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Financing for Green Sustainable Development

 3 min read / 

Green Sustainable Development

Green sustainable development has been on multiple discussions channels. Talks, seminars, workshops, you name it. However, financing it has not been thoroughly discussed. How do we finance sustainable green development? Is it profitable for companies who do so? Is the rate of return high enough to cover the cost of investing in green technologies?

No doubt, green sustainable technology is an expensive technology with no clear ROI. Venturing into green technologies may be a blind-man guided only by a voice in his head. Yes, green sustainable technology yields a significant Marginal Social Benefit (MSB). But often, MSB is non-quantifiable.

Leading this social-technology movement, Jeffrey Sachs, with the support of foundations such as the Jeffrey Cheah Institute, established the Sustainable Development Goals (SDG) centre in the backdrop of academics – Sunway University.

The aim is to directly address the issues for SDGs and to ensure the goal set in the Paris Climate Agreement is able to be achieved successfully.

Now, as mentioned, private firms are both afraid and pessimistic about green sustainable development. Many do not see the outcome of this initiative and are not concerned about the environment. The technology is costly, and some firms are even struggling to break-even at their current costs. Lack of momentum from firms involved in similar industries and lack of financial support has made venturing into green technology unattractive.

On 14th of January 2018, pioneers and advocates from across the globe were invited to join a workshop at Sunway University. The idea was to bring together a group of academics, from the Asian Development Bank Institute to representatives from New Zealand and Austria, to discuss how to finance green sustainable developments. It attracted a number of firms involved or who wanted to be involved in this movement.

Financing models such as the SIB model and the Yozma model were introduced by Dr Hee Jin Noh. Papers on the theoretical relationships between a firm, a bank, and households were presented by Dr Maria Teresa Punzi. And the outcome of these series of workshops will be a book, which aims to provide a better insight and guideline for green financing, written by Dr Hee.

Also presented was a case study, comparing different countries. Associate Professor Ivan Diaz-Rainey had made comparisons on some successful countries, looking at European countries versus New Zealand and Australia. In the case study, countries were compared, and recommendations were made on how to make green financing successful. Though the definition and KPIs of a successful green development country are still vague, countries from Europe are exemplary on the ‘theory to practice’ phase.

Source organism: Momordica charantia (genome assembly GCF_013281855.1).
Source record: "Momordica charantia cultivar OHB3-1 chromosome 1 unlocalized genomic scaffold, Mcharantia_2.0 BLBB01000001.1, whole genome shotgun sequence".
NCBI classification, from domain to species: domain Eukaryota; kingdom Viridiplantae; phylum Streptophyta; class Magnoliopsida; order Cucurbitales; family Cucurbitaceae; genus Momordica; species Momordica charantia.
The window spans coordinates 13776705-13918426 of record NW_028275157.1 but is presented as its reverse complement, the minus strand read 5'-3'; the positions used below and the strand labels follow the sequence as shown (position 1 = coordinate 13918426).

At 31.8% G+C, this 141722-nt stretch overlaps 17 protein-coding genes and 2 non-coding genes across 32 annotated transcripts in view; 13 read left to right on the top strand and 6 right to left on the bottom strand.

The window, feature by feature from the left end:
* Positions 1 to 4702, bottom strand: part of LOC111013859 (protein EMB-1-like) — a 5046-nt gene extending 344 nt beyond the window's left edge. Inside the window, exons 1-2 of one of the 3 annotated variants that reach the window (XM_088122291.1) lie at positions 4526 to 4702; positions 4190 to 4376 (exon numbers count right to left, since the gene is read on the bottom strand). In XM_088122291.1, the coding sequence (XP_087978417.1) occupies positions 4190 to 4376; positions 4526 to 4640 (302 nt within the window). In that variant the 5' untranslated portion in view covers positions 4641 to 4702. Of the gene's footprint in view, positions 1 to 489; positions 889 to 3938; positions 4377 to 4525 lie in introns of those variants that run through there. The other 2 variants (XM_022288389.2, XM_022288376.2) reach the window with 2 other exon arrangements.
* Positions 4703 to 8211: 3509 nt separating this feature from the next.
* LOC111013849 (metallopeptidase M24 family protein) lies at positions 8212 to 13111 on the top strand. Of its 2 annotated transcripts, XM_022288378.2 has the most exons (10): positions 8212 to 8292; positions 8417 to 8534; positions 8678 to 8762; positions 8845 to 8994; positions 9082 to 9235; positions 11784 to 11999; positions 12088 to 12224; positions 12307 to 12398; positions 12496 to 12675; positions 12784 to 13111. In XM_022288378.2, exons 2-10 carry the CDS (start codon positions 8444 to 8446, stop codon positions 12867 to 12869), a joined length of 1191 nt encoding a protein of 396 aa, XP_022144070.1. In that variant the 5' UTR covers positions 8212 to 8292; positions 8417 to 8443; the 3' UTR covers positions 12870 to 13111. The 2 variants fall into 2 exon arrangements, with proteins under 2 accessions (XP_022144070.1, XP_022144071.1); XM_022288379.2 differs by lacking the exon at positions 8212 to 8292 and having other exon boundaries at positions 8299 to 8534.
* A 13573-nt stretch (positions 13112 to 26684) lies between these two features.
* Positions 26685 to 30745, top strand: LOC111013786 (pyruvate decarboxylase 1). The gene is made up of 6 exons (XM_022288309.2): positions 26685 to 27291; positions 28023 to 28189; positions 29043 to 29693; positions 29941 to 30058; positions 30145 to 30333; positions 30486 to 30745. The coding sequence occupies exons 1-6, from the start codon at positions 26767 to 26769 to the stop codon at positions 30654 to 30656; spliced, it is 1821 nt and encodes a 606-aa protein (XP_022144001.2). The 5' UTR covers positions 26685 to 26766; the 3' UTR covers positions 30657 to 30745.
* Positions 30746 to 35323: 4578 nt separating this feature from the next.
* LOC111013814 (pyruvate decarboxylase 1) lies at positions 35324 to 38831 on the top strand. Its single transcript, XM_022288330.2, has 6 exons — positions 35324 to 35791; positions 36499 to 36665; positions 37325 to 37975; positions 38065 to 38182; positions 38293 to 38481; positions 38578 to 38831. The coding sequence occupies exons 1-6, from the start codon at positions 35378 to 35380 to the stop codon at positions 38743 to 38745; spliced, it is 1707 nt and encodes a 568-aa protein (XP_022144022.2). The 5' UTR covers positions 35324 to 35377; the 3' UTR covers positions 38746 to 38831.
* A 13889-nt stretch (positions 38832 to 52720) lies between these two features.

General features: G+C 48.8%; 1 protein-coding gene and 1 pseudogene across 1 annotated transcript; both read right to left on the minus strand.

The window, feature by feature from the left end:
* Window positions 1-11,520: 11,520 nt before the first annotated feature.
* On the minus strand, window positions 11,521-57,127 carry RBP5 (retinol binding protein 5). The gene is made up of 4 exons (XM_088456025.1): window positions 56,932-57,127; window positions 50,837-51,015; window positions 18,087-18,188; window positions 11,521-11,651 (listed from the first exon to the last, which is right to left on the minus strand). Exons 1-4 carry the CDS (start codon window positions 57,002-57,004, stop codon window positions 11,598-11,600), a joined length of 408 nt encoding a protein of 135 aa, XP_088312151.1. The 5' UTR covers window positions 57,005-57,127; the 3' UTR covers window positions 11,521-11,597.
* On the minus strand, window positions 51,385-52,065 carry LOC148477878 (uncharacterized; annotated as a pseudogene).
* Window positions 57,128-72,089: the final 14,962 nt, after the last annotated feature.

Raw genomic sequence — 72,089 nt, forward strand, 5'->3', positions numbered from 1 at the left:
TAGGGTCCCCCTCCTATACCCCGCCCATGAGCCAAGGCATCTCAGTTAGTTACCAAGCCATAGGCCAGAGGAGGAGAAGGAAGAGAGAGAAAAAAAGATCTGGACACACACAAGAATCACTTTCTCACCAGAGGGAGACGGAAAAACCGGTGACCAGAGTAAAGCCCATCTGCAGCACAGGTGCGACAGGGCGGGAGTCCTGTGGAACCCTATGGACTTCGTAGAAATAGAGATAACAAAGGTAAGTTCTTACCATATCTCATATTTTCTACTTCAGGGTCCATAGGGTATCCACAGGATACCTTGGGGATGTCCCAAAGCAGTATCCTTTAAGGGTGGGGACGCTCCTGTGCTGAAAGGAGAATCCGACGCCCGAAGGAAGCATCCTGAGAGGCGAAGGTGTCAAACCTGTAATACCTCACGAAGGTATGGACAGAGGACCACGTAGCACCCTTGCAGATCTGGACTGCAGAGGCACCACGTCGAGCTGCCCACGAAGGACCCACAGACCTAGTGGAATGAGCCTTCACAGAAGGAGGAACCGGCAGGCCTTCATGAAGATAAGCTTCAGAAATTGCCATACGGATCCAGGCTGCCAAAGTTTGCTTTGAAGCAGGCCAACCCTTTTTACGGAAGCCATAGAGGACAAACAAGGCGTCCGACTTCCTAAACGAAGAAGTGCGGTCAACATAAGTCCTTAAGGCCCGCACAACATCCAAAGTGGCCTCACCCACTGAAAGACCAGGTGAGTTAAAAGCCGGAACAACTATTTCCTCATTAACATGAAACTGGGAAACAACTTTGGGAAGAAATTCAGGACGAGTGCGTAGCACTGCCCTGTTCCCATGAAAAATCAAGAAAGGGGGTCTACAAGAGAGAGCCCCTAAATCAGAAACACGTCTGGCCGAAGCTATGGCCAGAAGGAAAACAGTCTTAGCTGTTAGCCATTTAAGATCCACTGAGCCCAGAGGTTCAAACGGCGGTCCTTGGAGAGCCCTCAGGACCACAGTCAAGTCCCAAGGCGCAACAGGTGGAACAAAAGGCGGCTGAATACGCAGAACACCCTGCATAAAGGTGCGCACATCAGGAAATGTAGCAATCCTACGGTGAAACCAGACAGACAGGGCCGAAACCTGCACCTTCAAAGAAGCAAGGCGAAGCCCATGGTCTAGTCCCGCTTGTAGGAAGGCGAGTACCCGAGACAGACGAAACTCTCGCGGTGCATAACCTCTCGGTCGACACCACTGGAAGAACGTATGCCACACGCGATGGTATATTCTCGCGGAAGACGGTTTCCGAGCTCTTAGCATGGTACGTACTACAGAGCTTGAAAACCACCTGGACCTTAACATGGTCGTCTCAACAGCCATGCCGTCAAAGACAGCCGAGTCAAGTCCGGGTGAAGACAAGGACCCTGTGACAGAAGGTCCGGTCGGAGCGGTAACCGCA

While there is a significant increase in awareness and wanting to be involved by private firms, it needs to be supported by the government more. Regulators need to provide sufficient information to assist private firms venturing into green technology or green development. A healthy government support will increase the chance of a firm venturing into green development being successful. And these are the baby steps needed in order for transformation at city-scale or nationwide-scale.

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Carillion: Funds Buy Debt for Peanuts

 1 min read / 

carillion debt

Distressed debt investors are reportedly buying up debt in the collapsed construction company, Carillion, for as little as 2% of their face value, with private notes exchanging for as little as 5%.

Distressed debt investors normally buy up bonds in companies facing liquidation on a hunch that their value will increase. Often they will buy a small amount that allows them access to company records before deciding on whether to place a larger bet. If Carillion retains its public contracts, in schools or hospitals for example, then investors can expect a return by buying up bonds now.

Keep reading |  1 min read